An open line of communication is what is needed between police and regular citizens.
Too often, when a police officer is involved in alleged wrongdoing, things seem to be kept quite hush-hush, and you find the authorities play their cards close to their chests.
The understanding that most of us have in this country is that no one is above the law, but, in practice, that doesn’t seem to be true.
If one citizen opens a case against another for a common assault charge, normally you would expect the police to immediately arrest the accused.
But it seems as though things don’t follow that same pattern when police are on the opposite end of the stick.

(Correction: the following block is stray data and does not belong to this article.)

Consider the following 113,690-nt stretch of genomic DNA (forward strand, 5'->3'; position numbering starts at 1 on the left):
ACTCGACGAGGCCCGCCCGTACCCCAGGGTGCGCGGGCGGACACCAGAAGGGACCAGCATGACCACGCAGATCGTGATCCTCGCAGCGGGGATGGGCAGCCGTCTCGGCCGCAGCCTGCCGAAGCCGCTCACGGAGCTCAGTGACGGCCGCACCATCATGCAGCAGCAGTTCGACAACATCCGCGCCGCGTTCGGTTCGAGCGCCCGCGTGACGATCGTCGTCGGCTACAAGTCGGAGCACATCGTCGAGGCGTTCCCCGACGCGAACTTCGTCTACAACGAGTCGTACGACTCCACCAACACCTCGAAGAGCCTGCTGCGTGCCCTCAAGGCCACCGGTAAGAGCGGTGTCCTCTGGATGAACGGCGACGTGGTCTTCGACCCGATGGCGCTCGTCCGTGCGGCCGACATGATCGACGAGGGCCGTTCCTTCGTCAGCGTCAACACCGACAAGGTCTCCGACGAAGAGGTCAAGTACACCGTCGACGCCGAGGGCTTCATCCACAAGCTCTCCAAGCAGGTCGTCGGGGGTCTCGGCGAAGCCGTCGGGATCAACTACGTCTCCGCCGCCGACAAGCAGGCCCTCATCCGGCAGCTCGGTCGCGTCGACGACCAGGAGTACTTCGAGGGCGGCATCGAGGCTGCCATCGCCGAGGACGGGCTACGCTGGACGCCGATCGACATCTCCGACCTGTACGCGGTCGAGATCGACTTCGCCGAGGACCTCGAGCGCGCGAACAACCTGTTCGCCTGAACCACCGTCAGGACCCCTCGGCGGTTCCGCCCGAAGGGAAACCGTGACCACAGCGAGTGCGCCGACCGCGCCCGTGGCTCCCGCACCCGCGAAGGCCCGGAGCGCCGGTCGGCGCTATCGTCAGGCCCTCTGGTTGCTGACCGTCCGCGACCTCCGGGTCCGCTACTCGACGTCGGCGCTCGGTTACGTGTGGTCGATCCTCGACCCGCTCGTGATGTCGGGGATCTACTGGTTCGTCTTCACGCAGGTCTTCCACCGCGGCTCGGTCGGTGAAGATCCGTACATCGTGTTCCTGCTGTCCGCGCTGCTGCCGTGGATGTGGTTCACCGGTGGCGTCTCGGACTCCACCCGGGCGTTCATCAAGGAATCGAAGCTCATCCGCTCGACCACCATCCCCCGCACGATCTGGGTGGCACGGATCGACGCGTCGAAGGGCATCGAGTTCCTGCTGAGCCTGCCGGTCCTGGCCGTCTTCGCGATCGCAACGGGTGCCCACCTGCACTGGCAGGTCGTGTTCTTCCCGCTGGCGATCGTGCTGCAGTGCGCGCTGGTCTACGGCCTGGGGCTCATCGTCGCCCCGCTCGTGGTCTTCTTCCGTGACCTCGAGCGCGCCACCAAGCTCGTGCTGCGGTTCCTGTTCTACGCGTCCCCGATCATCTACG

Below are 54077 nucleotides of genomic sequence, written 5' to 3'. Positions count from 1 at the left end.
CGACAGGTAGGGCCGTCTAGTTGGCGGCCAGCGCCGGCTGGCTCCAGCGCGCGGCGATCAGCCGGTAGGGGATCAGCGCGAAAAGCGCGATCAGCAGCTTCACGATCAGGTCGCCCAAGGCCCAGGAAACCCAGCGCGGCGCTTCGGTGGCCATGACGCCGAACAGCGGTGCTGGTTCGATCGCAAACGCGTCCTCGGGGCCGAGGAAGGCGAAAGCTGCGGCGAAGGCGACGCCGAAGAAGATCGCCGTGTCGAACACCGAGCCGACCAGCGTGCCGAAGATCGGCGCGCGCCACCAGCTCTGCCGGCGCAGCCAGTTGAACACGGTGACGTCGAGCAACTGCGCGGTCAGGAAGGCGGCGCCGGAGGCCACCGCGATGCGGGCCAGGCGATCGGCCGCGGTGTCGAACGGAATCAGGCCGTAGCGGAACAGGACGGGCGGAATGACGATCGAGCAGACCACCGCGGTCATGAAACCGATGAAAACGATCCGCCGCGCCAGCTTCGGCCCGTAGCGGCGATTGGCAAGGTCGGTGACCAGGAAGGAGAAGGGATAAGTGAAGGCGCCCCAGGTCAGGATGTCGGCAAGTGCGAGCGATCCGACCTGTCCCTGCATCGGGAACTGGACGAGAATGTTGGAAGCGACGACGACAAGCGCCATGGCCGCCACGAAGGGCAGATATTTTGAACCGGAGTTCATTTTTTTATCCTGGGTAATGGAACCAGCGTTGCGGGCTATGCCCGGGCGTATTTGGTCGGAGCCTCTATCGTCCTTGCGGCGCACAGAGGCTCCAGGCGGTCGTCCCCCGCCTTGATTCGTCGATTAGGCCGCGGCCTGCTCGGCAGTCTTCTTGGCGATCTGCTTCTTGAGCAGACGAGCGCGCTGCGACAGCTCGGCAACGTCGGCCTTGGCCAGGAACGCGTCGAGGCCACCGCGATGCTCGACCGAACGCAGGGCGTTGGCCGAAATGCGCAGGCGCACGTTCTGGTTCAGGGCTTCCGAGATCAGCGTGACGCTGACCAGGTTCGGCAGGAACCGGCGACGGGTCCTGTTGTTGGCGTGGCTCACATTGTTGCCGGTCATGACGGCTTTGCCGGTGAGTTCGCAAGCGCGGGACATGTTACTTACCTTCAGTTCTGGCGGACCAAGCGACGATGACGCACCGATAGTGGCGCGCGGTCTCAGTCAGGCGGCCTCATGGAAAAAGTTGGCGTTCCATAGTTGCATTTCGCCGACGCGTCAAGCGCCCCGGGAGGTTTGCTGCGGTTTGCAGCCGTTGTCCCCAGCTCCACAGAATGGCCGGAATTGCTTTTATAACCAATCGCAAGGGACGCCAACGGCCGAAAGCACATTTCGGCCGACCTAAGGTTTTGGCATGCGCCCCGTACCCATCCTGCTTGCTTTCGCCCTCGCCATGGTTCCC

Mthandazo Mbuluka accused a Melkbosstrand police officer of assault and calling him the K-word. No arrests have been made yet.
Last year in January, two Milnerton officers were charged with rape after they were accused of doing an illegal cavity search on a man in Sanddrift (“Rape charge against Milnerton cops,” Tabletalk, January 24, 2018).
In that case, as well, the police had not been arrested or suspended two weeks after the incident. Are police held to a higher standard than the average Joe? The answer to that should be a definite no.